The pics aren´t very sharp cause I had to take them through the plastic bags I fixed the scorpions in.

    Regards
    Alex
     
    Last edited: Feb 20, 2006
  5. G. Carnell

    G. Carnell Arachnoemperor Old Timer

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    Here is the way to sex the genera Pandinus and Heterometrus
    and lots of others..

    the specimens in the photo are Heterometrus laoticus
    a male and a female

    you sex them by looking at their Pectines, the "feathery" things on the underside of the body. The males have longer "teeth" on the pectines, and their angles are more horizontal.
    also the pectines themselves are thicker (the "wings")

    [​IMG]

    [​IMG]

    these pictures illustrate what you should see in either Male or Female Pandinus or Heterometrus species.

    EDIT: also, the male is supposed to have more teeth!

    EDIT 2: see the shape of the Genital operculum, the males points towards the front of the scorpion, and the females points towards the rear
    (only works in Heterometrus, and differs in different species)
     
    Last edited: Aug 30, 2005
  6. Nikos

    Nikos Arachnoprince Old Timer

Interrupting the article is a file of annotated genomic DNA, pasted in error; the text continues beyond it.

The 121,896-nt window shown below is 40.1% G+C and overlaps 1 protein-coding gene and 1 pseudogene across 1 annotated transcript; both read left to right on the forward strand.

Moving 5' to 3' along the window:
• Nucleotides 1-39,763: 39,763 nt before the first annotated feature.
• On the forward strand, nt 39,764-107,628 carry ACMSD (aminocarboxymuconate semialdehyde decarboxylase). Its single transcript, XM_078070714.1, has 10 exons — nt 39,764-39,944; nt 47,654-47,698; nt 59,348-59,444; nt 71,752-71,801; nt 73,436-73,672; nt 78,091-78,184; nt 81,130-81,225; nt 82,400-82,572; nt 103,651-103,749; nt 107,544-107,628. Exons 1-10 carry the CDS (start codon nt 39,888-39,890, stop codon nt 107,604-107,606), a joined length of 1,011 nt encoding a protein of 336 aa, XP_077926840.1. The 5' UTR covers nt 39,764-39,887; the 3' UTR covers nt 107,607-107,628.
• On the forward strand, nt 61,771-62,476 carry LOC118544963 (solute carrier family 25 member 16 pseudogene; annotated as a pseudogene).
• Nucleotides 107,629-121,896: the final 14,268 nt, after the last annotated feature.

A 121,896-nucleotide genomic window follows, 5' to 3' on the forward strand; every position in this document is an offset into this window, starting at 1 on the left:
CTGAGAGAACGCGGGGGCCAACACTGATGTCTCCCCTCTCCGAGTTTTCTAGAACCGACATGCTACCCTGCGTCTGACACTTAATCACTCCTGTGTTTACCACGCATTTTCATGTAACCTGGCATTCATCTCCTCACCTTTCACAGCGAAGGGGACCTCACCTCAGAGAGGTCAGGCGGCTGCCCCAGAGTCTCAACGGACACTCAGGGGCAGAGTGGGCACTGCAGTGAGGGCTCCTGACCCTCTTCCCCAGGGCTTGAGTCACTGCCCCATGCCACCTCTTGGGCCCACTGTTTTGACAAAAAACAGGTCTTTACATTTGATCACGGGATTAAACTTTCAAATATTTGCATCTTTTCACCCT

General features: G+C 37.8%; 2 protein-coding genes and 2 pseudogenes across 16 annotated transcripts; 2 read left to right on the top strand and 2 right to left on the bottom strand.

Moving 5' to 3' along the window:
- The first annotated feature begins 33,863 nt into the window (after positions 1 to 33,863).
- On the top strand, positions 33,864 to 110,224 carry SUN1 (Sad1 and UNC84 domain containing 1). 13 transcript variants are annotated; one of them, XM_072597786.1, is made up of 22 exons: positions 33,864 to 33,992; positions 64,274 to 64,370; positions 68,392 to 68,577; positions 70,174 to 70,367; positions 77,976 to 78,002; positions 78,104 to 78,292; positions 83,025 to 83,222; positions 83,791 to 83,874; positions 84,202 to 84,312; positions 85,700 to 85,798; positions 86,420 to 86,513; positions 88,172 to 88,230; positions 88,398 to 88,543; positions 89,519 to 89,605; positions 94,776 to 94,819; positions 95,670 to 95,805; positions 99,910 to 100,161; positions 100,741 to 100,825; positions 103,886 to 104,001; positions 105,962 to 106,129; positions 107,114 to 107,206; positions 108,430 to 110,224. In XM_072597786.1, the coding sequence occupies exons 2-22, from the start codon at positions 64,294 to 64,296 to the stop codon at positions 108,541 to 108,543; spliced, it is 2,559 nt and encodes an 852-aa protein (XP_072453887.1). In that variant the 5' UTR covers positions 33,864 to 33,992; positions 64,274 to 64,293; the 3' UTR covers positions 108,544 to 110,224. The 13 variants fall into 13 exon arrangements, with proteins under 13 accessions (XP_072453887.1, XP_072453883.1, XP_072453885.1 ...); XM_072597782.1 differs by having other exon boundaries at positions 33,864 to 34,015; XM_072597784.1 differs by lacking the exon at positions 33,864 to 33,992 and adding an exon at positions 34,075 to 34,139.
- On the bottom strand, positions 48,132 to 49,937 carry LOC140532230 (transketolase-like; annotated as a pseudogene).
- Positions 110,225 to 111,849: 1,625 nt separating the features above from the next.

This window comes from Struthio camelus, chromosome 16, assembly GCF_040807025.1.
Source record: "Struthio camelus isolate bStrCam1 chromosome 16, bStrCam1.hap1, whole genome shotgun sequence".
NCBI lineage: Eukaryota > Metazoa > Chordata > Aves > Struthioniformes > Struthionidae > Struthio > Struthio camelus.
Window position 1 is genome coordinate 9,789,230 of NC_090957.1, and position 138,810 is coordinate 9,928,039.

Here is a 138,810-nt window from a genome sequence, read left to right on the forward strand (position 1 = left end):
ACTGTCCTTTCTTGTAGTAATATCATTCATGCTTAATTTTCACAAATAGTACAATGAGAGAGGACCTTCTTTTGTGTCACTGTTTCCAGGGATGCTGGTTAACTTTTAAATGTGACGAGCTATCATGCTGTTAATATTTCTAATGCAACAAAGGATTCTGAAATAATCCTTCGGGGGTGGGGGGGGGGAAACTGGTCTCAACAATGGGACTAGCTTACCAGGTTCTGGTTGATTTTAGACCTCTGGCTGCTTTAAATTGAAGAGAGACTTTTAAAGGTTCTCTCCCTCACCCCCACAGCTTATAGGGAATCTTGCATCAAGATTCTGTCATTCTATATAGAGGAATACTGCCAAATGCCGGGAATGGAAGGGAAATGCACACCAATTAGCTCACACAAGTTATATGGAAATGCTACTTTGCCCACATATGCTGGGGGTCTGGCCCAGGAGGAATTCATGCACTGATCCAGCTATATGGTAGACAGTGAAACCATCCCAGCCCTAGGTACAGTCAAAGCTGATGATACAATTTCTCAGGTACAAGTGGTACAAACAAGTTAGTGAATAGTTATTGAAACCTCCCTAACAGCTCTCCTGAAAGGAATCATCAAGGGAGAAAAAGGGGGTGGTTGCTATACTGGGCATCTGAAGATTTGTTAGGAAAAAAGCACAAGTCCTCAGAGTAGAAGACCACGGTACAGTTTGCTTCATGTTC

Lychas mucronatus

    Lychas mucronatus males have a "curved" palp while females don't.

    [​IMG]
     
  7. Nazgul

    Nazgul Arachnoangel Old Timer

    Hi,

    chelae of male and female Hottentotta j. jayakari. It´s the same in the other ssp, H. jayakari salei.

    Regards
    Alex
     
    Last edited: Feb 20, 2006
    • Disagree Disagree x 1
  8. G. Carnell

    G. Carnell Arachnoemperor Old Timer

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    Here is a pic of a Liocheles waigiensis male, from Australia
    the males have a Notch on the claw, though the position and size of the notch can vary, they always have one (i believe)
    (im not sure if this applies to other Liocheles species!)
    [​IMG]
     
    Last edited: Feb 17, 2006
  9. G. Carnell

    G. Carnell Arachnoemperor Old Timer

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    Hi
    here is the sexual dimorphism within Tityus paraensis
    the male is a wild caught adult
    and the female is a captive bred adult

    As shown, the male has VERY elongated claws, whereas the female has relatively normal sized claws
    (subadult males also have the elongated claws)

    [​IMG]
     
    Last edited: Feb 17, 2006
  10. G. Carnell

    G. Carnell Arachnoemperor Old Timer

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    Here is the sexual dimorphism of Babycurus jacksoni
    the female has small claws, whereas the male has very bulbous claws
    (he is lighter as he moulted 1 week previous to the picture)

    http://www.scorpion-realm.co.uk/photos/babydimorph.jpg

    EDIT: cant be bothered to resize it at the moment so ill leave it as a link :)